Nearly eight in 10 public houses have a turnover of less than €380,999 with 53% of all pubs having a turnover of less than €190,000 per annum. Indeed, only 4% of pubs nationally enjoyed turnovers greater than €1.27 million according to Revenue Commissioners’ figures.
The high proportion of pubs with turnovers less than €380,999 has been emphasised as part of the VFI’s 2017 pre-Budget Submission to government.
The Submission, sent to Finance Minister Michael Noonan and Paschal Donoghue, Minister for Public Enterprise & Reform, points out that despite the relatively small size of the enterprises, pubs are a significant source of employment across the country.
It’s estimated that approximately 40,000 of the 65,000 jobs generated by the drinks industry are in the pub sector. Many of these jobs are in areas where there’s little other employment available and are significant in the retention of people in geographic areas that would be otherwise challenged.
Alcohol Licences by County, September 2015
“The pub trade has been particularly challenged over the last decade,” states the VFI in its Submission, “Between 2007 and 2015 the number of public houses decreased by 1,136 or 13.7%. This was somewhat more severe in rural areas where the decline was in excess of 15%. Between April 2007 and April 2016 (the latest CSO data available) the volume of bar sales decreased by 31%. This long-term volume decline has occurred despite substantial efforts by the sector to sustain business through more extensive and improved food offerings, increased marketing and promotion, refurbishment etc. During the same period overall retail sales excluding the motor industry remained static.
“There was some level of relief in 2015 with an increase in bar retail volumes of 4.8%. However, this was in the context of an economy growing in 2015 by 7.8% in terms of GDP and 5.7% in terms of GNP. Even in 2015 the performance of the trade was below that of the rest of industry generally.”
Consumer habits have changed considerably in Ireland over the past decade, points out the Submission. A decade ago 70% of all alcohol consumed in the country was consumed in the on-trade however most recent figures indicate that 60% is now consumed via the off-trade.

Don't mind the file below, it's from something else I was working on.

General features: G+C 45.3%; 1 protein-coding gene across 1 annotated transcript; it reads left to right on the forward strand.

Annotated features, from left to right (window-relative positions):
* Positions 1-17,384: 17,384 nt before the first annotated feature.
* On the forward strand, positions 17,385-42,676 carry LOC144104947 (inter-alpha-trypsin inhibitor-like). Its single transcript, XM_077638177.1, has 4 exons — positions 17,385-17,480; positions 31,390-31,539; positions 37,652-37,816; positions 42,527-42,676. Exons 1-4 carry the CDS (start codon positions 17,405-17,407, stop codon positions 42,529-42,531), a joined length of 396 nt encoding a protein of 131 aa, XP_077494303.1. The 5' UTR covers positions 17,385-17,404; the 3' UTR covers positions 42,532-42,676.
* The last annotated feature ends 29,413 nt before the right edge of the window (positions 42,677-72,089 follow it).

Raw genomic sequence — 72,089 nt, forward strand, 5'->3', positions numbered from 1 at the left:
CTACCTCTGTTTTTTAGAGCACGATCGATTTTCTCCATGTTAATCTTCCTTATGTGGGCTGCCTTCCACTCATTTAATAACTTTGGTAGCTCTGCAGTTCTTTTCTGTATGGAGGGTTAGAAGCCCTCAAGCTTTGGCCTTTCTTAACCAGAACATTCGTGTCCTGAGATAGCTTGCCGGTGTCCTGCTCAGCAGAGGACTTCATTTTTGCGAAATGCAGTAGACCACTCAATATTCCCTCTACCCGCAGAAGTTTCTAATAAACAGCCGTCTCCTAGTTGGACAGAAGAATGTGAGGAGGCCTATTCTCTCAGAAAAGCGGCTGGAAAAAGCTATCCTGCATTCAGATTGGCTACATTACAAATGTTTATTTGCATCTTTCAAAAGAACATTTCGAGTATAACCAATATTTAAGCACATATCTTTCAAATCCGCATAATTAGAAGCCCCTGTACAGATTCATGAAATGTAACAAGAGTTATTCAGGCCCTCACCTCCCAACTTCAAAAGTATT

In calling for a 15% reduction in excise in the upcoming Budget, the VFI points out that excise is effectively a tax on jobs, tourism and development. The move would cost the State €170 million annually.
“Over the course of the last number of years there have been two increases in excise and an increase in VAT from 21% to 23%,” states the Submission, “This has resulted in an average increase in the price of a pint to the consumer of 29 cent. The CSO figures show that the price of a pint of stout on average increased during that period by 39 cent leaving the increase down to excise and VAT covering 74% of the total increase. Many publicans felt unable to pass on some or all of these increases due to falling volumes as outlined above and this has resulted in severe pressure on viability and sustainability.
“We now need to see the last of those excise increases reversed to help sustain the jobs and viability.”
Of this last increase VFI Chief Executive Padraig Cribben pointed out recently that, “That was an emergency tax brought in at the time and we’re now told that the emergency is ove so it’s tine to move on”.
The 2003 Visitors Survey conducted by Fáilte Ireland reported that 80% of visitors had an interest in traditional culture, music, song and dance. That same survey showed the Irish pub was, for 80% of the tourists, the intended experience that influenced their decision to visit Ireland. That same survey again asked visitors what they participated in or where they visited while in Ireland. 83% said they listened to live music in a pub, the top response. 79% had tasted Guinness – number three on the list of priorities. Undeniably, therefore, the pub is a major part of the tourist experience.
However one of the negative aspects declared by visitors in similar surveys has been the high cost of alcohol here. This has been confirmed by recent Eurostat figures that put Ireland at the top of the European league on alcohol prices. The high cost of alcohol is down simply to the high level of excise and VAT. The VFI points out that comparisons with the rest of Europe bear this out.
Irish beer excise is 11.3 times the Spanish and 11.4 times the German level. Irish spirits excise in 2015 was 4.7 times the Spanish level and 2.5 times the French level.
“In essence, continued high levels of excise will erode the positive messages and development of the tourist sector,” points out the VFI.